The lone exception to incorporation of the bill of rights to the fullest extent is found on page 47, footnote B, saying the 6th amendment (jury trial) requires unanimity in the federal court, but not in state court.

Exclusionary Rule of the 4th Amendment Reads:

“The right of the people to be secure in their persons, houses, papers, and effects, against unreasonable searches and seizures, shall not be violated, and no Warrants shall issue, but upon probably cause, supported by Oath or affirmation, and particularly describing the place to be searched, and the persons or things to be seized.”

-says nothing about how it is to be enforced.

What is the remedy for a violation of the 14th Amendment?  The constitution doesn’t say.

Exclusionary Rule (bare bones) – when the police violate your right, you take away whatever it is that the police got from you.

Wolf v. Colorado (1949) p. 63 – The 14th Amendment does not forbid the admission of evidence obtained by an unreasonable search.

As of this case, the exclusionary act does not apply against the states unless the state enforces it on its own.  The due process clause includes the 4th amendment, but does not enforce the exclusionary rule. The court counts states and other English speaking territories to decide if it is perceived as fundamentally fair before determining that the States can determine it themselves.

Rochin (1952) p.34 footnote A – Police picking heroin out of someone’s puke was not admissible evidence.  It was not kept out because of the 4th Amendment, but the independent potency of the Due Process Clause on the opinion that it “shocked the conscience.”

Irvine v. California (1954) p.35 footnote A – Cops make a key to man’s house and bug his bedroom and continue to break in and move the bug around.  Ultimately ends up in Supreme Court under Rochin (shocks the conscience) because of the absurdity.  SCOTUS affirms the conviction, distinguishing that Rochin was about the defendant’s body.

Justice Warren was so shit pissed that he tried to get the California DA to prosecute the police.  Although the case was affirmed, it shifted the opinion of the Court.

Mapp v. Ohio (1964) p.65 – Police arrive at woman’s house after hearing a tip that there was someone present that was a suspect in a recent bombing.  The cops knocked, but Ms. Mapp called her attorney and said they couldn’t come in without a warrant. The cops came back with chinese takeout menu as a warrant, and forced their way in. They turned the house over and charged her for possession of obscenities. Goes to SCOTUS as an unreasonable search/seizure.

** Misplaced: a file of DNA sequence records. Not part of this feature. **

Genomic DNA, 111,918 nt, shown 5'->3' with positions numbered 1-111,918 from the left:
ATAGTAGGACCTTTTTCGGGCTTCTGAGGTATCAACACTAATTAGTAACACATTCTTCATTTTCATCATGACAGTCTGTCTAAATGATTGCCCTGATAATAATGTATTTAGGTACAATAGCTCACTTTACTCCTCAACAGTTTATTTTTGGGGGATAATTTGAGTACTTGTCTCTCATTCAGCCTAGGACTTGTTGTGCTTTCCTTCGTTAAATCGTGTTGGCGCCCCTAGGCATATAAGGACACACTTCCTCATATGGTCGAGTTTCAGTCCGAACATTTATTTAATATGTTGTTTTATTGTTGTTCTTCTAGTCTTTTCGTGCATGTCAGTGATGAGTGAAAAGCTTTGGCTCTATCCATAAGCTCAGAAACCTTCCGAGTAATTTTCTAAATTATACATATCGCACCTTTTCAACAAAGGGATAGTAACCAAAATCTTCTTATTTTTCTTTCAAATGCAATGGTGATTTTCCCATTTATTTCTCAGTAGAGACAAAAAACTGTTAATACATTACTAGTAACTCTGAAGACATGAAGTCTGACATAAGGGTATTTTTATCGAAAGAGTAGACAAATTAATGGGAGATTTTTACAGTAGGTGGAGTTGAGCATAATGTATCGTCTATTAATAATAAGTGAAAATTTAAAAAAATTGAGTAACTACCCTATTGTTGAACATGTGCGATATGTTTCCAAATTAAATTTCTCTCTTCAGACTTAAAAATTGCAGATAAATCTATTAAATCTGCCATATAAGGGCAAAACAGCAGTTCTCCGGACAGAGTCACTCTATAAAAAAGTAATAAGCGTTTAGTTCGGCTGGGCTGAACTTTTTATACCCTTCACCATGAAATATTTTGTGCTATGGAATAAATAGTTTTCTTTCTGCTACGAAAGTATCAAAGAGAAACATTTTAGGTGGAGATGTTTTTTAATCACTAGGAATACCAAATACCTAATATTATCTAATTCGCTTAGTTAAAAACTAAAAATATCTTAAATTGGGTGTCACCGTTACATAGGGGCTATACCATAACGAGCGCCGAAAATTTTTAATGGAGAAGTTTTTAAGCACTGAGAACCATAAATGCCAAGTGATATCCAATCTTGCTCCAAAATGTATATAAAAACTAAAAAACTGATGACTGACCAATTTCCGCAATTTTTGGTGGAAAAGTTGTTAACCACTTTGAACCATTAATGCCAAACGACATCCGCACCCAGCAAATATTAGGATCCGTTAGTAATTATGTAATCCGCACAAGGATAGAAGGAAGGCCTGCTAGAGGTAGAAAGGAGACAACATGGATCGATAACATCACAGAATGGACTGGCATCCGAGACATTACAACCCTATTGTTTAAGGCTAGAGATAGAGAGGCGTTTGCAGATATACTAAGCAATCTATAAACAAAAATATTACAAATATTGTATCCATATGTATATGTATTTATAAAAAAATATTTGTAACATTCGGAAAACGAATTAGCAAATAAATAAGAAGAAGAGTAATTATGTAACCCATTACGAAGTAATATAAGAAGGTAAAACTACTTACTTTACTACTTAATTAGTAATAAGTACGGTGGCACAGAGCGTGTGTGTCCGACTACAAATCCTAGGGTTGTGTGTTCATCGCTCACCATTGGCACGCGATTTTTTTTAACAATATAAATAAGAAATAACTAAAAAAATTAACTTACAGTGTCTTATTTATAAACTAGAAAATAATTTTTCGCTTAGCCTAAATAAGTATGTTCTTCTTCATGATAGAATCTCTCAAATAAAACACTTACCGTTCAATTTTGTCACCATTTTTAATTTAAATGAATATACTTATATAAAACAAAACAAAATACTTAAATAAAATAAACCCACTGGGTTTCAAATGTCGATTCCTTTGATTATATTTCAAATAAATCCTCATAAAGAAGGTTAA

Held: By allowing the state to use this evidence, it serves to encourage the disobedience to the Federal Constitution which it is bound to uphold. This is not a fundamentally fair issue, it’s the first selective incorporation case.  The Court says the majority of the states follow this now. There is no deterrence to keep cops from violating the law, because there is no remedy for the people being violated against and that is why the court changes their opinion on the 4th Amendment incorporation.  The Supreme Court is more interested in making these decisions than waiting for the states to move things along at their own pace.

Is the exclusionary rule constitutionally required? And what do they say about this in Mapp?

Yes, it is required like the 4th Amendment is required, saying “We hold that all evidence obtained by searches and seizures in violation of the Constitution is, by that same authority, inadmissible in a state court.” P. 67 highlighted.

                               Backdrop: Monroe (decided the same session as Mapp) – thirteen                           police officers broke through two doors of the Monroe apt, woke      the couple and forced them with gun point to sit in the living   room, grabbed the children, beat Mr. Monroe and some of the kids, calling them niggers, etc.  The Supreme Court is seeing this            stuff in the wake of Brown v. Board and they feel that they need      to step in.

United States v. Leon (1984) p. 71 – “Leon Good Faith” – Modifies the 4th Amendment exclusionary rule as not to bar the use of the prosecution’s case in chief with evidence obtained by officers acting in reasonable reliance on a search warrant issued by a detached and neutral magistrate but ultimately found to have been unsupported by probable cause.

rationale: the exclusionary rule is meant to deter police misconduct, not punish errors of judges and magistrates.  There is no evidence to support a finding that judges/magistrates intentionally subvert the 4th amendment. In addition, there is no incentive for judges to issue warrants that they think will violate the 4th amendment, they are the neutral fact finders and have no stake in the outcome of a particular criminal prosecution.

STANDARD: Objectively reasonable reliance on a subsequently invalidated search warrant.

Footnote 20, p. 74: Talks about the “objective standard” but its                           really a “reasonable mistake standard.”  If you rely on a warrant,                           and a reasonable officer would have relied on that warrant, and       its later determined that it isn’t a good warrant it will be upheld.     If there is bad faith (i.e. a renegade magistrate), this standard will not be used.